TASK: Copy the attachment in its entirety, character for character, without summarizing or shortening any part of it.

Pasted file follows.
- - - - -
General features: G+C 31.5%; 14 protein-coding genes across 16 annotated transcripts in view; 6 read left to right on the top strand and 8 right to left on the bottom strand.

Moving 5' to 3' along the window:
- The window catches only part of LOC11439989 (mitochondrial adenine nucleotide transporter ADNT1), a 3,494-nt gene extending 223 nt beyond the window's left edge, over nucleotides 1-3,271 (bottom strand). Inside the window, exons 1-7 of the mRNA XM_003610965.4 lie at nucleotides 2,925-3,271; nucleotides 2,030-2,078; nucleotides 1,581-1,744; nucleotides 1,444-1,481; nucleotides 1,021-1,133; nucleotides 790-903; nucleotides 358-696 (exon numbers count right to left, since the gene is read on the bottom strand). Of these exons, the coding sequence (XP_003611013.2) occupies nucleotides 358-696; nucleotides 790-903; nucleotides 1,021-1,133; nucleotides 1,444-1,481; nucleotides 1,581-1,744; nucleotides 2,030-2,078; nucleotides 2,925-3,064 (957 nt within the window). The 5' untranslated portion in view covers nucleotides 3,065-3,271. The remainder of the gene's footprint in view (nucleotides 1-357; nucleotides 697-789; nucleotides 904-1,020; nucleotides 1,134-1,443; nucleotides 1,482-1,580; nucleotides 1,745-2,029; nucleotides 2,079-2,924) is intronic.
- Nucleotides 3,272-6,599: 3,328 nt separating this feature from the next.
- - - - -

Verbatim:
General features: G+C 31.5%; 14 protein-coding genes across 16 annotated transcripts in view; 6 read left to right on the top strand and 8 right to left on the bottom strand.

Moving 5' to 3' along the window:
- The window catches only part of LOC11439989 (mitochondrial adenine nucleotide transporter ADNT1), a 3,494-nt gene extending 223 nt beyond the window's left edge, over nucleotides 1-3,271 (bottom strand). Inside the window, exons 1-7 of the mRNA XM_003610965.4 lie at nucleotides 2,925-3,271; nucleotides 2,030-2,078; nucleotides 1,581-1,744; nucleotides 1,444-1,481; nucleotides 1,021-1,133; nucleotides 790-903; nucleotides 358-696 (exon numbers count right to left, since the gene is read on the bottom strand). Of these exons, the coding sequence (XP_003611013.2) occupies nucleotides 358-696; nucleotides 790-903; nucleotides 1,021-1,133; nucleotides 1,444-1,481; nucleotides 1,581-1,744; nucleotides 2,030-2,078; nucleotides 2,925-3,064 (957 nt within the window). The 5' untranslated portion in view covers nucleotides 3,065-3,271. The remainder of the gene's footprint in view (nucleotides 1-357; nucleotides 697-789; nucleotides 904-1,020; nucleotides 1,134-1,443; nucleotides 1,482-1,580; nucleotides 1,745-2,029; nucleotides 2,079-2,924) is intronic.
- Nucleotides 3,272-6,599: 3,328 nt separating this feature from the next.